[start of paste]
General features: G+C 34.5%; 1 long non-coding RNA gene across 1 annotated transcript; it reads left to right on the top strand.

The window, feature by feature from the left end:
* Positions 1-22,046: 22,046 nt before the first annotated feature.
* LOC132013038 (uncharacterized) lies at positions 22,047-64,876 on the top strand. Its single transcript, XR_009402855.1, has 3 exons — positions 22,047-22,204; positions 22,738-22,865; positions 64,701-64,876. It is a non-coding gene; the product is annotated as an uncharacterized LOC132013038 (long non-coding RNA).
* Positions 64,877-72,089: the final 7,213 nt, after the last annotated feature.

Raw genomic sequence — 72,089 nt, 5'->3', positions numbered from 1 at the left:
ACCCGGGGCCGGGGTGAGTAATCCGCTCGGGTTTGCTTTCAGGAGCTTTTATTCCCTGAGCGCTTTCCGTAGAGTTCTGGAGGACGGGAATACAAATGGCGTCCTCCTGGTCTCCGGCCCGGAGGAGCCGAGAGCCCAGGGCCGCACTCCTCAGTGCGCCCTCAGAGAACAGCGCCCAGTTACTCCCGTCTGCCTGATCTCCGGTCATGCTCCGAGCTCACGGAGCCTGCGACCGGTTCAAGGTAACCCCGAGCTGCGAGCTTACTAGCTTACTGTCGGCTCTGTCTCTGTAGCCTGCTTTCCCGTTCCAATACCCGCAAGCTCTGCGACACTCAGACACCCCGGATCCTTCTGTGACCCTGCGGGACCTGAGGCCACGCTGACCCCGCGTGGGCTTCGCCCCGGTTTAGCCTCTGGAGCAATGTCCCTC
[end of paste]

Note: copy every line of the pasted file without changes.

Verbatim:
General features: G+C 34.5%; 1 long non-coding RNA gene across 1 annotated transcript; it reads left to right on the top strand.

The window, feature by feature from the left end:
* Positions 1-22,046: 22,046 nt before the first annotated feature.
* LOC132013038 (uncharacterized) lies at positions 22,047-64,876 on the top strand. Its single transcript, XR_009402855.1, has 3 exons — positions 22,047-22,204; positions 22,738-22,865; positions 64,701-64,876. It is a non-coding gene; the product is annotated as an uncharacterized LOC132013038 (long non-coding RNA).
* Positions 64,877-72,089: the final 7,213 nt, after the last annotated feature.

Raw genomic sequence — 72,089 nt, 5'->3', positions numbered from 1 at the left:
ACCCGGGGCCGGGGTGAGTAATCCGCTCGGGTTTGCTTTCAGGAGCTTTTATTCCCTGAGCGCTTTCCGTAGAGTTCTGGAGGACGGGAATACAAATGGCGTCCTCCTGGTCTCCGGCCCGGAGGAGCCGAGAGCCCAGGGCCGCACTCCTCAGTGCGCCCTCAGAGAACAGCGCCCAGTTACTCCCGTCTGCCTGATCTCCGGTCATGCTCCGAGCTCACGGAGCCTGCGACCGGTTCAAGGTAACCCCGAGCTGCGAGCTTACTAGCTTACTGTCGGCTCTGTCTCTGTAGCCTGCTTTCCCGTTCCAATACCCGCAAGCTCTGCGACACTCAGACACCCCGGATCCTTCTGTGACCCTGCGGGACCTGAGGCCACGCTGACCCCGCGTGGGCTTCGCCCCGGTTTAGCCTCTGGAGCAATGTCCCTC